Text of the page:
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This article was published 4/5/2015 (836 days ago), so information in it may no longer be current.
The Friends of the Upper Fort Garry are appealing the city’s decision to deny them a permit for a temporary surface parking lot at the Upper Fort Garry Heritage park.
The 3.5-acre site, which is often described as the birthplace of Winnipeg, is situated on Main Street between Assiniboine and Broadway Avenue. The park opened its first phase in October. However, the Friends of Upper Fort Garry, still have millions of dollars to raise to complete the park, including finishing the heritage wall and the $13-million interpretive centre.
Jerry Gray, the chair of the board, said because the planned interpretive centre is still years away from completion, they want to use the space in the southwest corner to help generate revenue.
"It has always been a surface parking lot, so we are just asking permission to use it as one for a couple years," he said.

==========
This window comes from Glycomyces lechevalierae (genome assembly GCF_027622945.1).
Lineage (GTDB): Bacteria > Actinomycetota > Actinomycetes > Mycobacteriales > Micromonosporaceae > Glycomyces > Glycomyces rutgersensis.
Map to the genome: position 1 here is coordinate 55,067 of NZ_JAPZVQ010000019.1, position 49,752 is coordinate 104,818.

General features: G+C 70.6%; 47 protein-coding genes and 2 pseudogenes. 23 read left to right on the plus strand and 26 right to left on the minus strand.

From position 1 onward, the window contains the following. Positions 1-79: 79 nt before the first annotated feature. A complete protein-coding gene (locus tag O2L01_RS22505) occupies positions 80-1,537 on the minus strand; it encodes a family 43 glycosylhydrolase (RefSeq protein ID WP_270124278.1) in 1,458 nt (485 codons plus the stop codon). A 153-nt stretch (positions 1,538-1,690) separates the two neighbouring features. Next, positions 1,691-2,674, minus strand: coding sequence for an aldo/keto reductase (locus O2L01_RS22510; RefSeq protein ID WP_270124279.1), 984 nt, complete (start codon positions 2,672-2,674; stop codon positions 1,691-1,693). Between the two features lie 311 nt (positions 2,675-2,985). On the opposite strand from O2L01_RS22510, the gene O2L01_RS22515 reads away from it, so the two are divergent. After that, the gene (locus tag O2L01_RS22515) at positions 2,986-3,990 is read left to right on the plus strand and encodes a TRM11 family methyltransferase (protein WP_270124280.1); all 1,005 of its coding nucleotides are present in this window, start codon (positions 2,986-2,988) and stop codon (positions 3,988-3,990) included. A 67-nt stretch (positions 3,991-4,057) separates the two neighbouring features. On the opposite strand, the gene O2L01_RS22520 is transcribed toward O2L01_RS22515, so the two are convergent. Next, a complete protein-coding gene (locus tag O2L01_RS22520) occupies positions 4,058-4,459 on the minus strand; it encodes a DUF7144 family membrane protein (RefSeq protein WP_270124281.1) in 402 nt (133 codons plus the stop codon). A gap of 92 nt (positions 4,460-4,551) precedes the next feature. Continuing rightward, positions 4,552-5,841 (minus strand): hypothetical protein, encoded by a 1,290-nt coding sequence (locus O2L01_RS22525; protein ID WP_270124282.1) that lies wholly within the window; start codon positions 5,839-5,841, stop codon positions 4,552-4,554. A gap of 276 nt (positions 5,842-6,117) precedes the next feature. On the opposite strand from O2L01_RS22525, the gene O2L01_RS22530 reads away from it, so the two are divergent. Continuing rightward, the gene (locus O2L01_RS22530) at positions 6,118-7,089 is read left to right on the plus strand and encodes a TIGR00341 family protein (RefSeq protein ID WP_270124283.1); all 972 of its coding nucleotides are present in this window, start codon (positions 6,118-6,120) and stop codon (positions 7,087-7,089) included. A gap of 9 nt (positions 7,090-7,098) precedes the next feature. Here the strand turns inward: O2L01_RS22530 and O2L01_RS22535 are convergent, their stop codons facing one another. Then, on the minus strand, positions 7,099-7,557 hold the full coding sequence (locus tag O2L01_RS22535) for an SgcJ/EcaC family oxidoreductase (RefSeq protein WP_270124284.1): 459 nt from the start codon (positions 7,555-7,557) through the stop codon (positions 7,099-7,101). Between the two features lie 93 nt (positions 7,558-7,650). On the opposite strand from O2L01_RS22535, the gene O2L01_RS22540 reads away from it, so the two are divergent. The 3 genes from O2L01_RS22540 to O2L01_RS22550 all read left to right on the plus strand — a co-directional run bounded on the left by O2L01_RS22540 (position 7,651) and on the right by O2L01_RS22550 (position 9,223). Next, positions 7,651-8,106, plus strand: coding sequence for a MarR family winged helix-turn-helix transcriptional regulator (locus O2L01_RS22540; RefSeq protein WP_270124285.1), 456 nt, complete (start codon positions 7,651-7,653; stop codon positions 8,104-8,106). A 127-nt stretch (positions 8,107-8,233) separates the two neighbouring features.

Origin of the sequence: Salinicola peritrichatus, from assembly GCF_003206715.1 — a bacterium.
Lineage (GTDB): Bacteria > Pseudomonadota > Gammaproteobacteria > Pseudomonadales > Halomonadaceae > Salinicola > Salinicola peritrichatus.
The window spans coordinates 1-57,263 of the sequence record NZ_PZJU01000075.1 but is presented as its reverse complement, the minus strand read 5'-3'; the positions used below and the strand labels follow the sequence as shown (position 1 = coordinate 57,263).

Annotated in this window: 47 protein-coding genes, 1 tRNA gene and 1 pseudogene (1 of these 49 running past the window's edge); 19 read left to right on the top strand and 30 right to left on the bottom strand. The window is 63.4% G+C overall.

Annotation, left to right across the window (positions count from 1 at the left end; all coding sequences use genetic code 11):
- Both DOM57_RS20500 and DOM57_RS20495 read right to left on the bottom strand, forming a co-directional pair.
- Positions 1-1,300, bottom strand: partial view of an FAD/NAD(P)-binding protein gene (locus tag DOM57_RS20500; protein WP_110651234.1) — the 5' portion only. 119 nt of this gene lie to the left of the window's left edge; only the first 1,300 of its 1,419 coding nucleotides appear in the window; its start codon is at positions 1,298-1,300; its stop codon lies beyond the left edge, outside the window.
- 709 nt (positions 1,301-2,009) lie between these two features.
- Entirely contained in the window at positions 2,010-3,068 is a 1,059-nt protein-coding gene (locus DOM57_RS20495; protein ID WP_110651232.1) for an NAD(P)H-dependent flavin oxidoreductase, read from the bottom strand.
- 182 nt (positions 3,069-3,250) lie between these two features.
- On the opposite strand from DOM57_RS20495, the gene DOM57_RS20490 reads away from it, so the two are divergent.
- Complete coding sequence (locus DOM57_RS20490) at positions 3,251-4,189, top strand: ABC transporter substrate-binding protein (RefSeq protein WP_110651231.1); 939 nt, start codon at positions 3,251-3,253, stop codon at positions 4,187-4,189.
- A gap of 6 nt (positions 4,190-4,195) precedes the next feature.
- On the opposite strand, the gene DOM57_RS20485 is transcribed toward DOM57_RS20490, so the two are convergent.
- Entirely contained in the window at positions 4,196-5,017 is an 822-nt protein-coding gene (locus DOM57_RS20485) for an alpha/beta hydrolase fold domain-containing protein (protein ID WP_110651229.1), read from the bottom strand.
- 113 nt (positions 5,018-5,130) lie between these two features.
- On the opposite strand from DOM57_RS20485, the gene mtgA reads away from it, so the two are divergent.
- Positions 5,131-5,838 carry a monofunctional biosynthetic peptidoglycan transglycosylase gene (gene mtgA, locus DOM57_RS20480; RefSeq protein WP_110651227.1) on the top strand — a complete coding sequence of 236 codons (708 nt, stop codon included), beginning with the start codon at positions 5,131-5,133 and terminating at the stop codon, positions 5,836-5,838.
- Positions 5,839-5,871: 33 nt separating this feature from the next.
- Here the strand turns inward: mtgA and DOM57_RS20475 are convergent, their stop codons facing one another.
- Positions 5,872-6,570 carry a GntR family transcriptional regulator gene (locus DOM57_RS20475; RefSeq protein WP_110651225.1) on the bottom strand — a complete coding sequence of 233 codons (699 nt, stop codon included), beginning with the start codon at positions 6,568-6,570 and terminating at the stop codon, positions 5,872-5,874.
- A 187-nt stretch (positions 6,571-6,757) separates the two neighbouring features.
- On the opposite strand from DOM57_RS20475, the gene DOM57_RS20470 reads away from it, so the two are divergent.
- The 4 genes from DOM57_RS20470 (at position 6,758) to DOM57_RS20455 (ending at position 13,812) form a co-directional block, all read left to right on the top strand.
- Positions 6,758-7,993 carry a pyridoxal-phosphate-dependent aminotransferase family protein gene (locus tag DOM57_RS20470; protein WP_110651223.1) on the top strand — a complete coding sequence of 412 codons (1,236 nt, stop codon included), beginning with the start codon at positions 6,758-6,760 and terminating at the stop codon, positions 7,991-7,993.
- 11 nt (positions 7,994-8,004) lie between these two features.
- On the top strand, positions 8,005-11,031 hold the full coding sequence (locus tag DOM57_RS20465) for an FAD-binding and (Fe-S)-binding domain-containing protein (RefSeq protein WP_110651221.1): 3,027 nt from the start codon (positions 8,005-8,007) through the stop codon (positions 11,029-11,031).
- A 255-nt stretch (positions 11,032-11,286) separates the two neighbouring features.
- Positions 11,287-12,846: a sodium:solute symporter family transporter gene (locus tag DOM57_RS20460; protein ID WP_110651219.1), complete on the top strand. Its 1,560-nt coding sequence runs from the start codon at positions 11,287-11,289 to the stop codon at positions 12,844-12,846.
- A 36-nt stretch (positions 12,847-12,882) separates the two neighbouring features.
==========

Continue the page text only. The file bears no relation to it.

City officials denied the permit on the basis it would "create an adverse effect on amenities, safety and convenience of the adjacent property and adjacent area" and "is not consistent with Plan Winnipeg and any applicable secondary plan."
Gray said the city initially denied their request because of a city policy banning new surface parking lots in the downtown, but Gray is hoping it’ll make an exception in this case.
The appeal will go to consideration to the city’s downtown development, heritage and riverbank management committee on May 25.
Grays says the surface parking lot will generate about $90,000 annually and will have about 50-60 spaces.
"So for a non-profit charity that is a huge amount of money," he said.
This is not the first time the city has blocked the non-profit’s attempts to operate a surface parking lot at this site.
In 2012, the non-profit asked the city's permission to operate a temporary surface parking lot at the same southwest corner of the property to generate operating revenue for less than two years.
Then-mayor Sam Katz expressed disappointment at the request, telling the Free Press, "That's going the exact opposite direction the city is moving towards."
The request was eventually denied.